Volcker had no hesitation. When pressed about “for example AIG (AIG),” he said (a) that’s an insurance company so that’s not even on the table, (b) what we want to do is stop a lot of stupid things and what happened with AIG is a good example of one of them.
His point was that the supervisors should have been keeping a closer eye on AIG and should have asked them what on earth they were doing with those CDS in London. And, yes, in that regard, his proposal, and the proposal as a whole, would strengthen the oversight power of regulators.
But the regulators have powers – so what will this achieve?
Volcker disagreed. He remarked that although regulators have some “powers” what that basically amounts to is an advisory role that the financial participants can heed or not so long as they stay within the boundaries of the laws set by Congress. The implication was that it wasn’t enough, and it failed.
On this subject one of the Senators made a good point, that the Volcker approach was more “principle-based” than rule based, and he remarked that “the system” will always find ways to get around rules, but principles are much harder to circumvent.
Ah, but this is just a case of “Never let a Good Crisis Go To Waste – to promote your pet agenda”
Along with that line, was the position made more than once that “proprietary trading did not cause the credit crunch."
That brought out the best in Volker. He pointed out that “we” need to look ahead to the next crisis, and that: “if the new regulation gives free reign to speculation (with taxpayers’ money), I may not live long enough to see the crisis that causes, but my soul will come back to haunt you”!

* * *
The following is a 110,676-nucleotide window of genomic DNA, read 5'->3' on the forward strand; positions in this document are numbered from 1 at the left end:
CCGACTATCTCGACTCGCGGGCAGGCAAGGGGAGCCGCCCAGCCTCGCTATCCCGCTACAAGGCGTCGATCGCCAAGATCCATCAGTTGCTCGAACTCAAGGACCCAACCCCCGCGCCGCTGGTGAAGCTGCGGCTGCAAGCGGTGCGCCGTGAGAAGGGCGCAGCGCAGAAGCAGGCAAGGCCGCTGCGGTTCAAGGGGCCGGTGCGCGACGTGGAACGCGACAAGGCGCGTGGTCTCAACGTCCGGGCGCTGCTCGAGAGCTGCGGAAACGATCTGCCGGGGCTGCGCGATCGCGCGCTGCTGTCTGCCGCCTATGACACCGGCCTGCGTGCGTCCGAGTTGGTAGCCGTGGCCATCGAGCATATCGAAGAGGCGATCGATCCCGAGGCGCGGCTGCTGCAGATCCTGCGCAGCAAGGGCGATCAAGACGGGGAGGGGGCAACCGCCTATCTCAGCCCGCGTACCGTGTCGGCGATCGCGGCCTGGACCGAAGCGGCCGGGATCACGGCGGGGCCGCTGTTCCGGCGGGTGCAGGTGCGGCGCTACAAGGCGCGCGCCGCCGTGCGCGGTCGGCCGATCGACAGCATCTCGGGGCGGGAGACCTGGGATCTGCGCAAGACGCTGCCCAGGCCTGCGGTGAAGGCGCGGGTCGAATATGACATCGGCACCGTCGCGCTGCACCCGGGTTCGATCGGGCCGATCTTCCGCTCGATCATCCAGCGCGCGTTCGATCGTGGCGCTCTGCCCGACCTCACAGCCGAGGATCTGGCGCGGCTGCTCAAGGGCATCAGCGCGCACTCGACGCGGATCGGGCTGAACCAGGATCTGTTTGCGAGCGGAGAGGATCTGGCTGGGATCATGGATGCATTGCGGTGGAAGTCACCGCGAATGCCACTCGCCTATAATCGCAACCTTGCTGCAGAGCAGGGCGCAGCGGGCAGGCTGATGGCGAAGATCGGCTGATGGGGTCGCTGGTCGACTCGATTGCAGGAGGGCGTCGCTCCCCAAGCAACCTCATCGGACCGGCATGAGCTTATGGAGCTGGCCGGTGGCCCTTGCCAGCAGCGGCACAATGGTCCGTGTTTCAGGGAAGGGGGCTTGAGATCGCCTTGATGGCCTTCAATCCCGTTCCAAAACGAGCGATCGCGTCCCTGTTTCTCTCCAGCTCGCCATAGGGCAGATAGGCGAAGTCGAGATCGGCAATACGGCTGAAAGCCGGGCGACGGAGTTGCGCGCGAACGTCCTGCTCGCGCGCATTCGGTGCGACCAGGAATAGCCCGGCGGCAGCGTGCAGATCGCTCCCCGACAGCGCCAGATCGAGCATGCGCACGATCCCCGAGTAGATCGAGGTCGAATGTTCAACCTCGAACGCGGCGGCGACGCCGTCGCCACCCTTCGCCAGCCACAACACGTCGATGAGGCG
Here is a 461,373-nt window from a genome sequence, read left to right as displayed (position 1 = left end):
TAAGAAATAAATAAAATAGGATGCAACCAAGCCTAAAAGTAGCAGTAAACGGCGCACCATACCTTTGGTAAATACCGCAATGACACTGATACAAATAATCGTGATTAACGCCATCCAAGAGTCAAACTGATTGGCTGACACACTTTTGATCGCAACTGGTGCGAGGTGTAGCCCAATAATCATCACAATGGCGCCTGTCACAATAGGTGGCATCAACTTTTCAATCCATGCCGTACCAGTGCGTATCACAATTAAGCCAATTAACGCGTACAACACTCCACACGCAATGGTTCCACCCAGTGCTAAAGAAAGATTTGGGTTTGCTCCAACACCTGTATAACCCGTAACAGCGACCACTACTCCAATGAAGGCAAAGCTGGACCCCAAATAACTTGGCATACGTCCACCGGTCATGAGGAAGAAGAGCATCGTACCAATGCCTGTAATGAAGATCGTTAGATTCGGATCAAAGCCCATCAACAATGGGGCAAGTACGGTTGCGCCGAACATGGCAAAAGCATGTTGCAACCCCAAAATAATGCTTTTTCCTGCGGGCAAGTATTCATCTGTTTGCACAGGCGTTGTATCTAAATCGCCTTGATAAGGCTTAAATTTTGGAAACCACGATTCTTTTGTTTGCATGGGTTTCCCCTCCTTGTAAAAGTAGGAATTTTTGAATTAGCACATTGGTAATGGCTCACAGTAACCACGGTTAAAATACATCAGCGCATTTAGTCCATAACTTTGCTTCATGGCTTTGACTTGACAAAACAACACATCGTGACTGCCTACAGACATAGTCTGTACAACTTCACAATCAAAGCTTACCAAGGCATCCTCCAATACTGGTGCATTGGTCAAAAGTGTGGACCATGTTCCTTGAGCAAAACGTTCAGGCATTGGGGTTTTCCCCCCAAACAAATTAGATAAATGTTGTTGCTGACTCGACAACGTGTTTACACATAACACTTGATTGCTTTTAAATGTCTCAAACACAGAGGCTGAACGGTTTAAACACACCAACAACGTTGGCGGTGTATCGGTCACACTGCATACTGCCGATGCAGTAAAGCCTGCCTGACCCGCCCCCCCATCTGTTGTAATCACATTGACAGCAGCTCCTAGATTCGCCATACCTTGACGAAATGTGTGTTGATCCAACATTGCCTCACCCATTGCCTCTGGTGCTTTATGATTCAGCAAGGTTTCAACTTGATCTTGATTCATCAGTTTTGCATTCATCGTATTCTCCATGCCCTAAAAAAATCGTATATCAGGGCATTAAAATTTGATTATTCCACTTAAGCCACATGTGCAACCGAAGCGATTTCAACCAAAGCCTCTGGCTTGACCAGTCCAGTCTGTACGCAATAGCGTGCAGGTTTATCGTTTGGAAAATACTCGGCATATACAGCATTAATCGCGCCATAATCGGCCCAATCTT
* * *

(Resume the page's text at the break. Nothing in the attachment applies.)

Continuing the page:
That raised a laugh. But it was a threat, and my impression is that Paul Volcker is not someone who makes threats lightly, so be warned!
I was pleased to hear that at least someone understands that the priority now is not to build a Maginot Line to protect against yesterday’s wars, or to prepare to do fire-fighting once the damage has been done, it’s about building something to protect against the next war even starting.
“Oh…But what about Innovation and American Ingenuity?”
That was of course an easy stone to throw, seeing as Volcker is on record as saying that the “only really useful financial innovation that happened over the past twenty years was the invention of the ATM machine”.
The answer to that was as usual, simple, straightforward, and credible. What he said (in so many words) was: “I’ve got nothing against innovation; just it’s not the place of the taxpayer to pay, when it fails”.
The Old American
The first American I ever met was a guy called Frank Perez (his dad was half-Spanish and his mum was German Scandinavian, a real mongrel like many Americans). He was a “driller of oil wells”, really, just like in the song; and I was “just a kid.”
Big heart; generous with his time and his advice, full of laughs and stories, but no nonsense about stuff that was serious.
That was old-school American, and that's what I see in Paul Volcker.
In those days it used to be about integrity, and above all, competency. Could this be the signal for the change that Obama was elected on?
Disclosure: No Positions